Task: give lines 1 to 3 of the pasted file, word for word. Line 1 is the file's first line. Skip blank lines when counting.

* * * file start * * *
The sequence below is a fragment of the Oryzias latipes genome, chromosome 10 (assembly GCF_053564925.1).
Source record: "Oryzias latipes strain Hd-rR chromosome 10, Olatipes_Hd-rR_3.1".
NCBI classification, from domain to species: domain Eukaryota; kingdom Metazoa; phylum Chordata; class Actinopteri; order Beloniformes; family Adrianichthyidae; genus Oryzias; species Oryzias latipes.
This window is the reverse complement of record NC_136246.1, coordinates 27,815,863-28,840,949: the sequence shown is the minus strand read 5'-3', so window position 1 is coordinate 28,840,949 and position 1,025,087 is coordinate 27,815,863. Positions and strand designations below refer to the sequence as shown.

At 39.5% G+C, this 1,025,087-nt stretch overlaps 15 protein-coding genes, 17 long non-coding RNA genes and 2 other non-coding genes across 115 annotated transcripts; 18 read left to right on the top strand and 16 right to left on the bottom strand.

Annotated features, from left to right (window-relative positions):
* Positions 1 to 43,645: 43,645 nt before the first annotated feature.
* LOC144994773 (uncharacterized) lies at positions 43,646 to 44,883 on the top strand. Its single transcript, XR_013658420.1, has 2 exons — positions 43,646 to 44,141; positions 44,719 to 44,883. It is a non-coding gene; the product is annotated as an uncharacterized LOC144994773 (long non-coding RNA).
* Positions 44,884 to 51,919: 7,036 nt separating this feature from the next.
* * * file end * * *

The sequence below is a fragment of the Oryzias latipes genome, chromosome 10 (assembly GCF_053564925.1).
Source record: "Oryzias latipes strain Hd-rR chromosome 10, Olatipes_Hd-rR_3.1".
NCBI classification, from domain to species: domain Eukaryota; kingdom Metazoa; phylum Chordata; class Actinopteri; order Beloniformes; family Adrianichthyidae; genus Oryzias; species Oryzias latipes.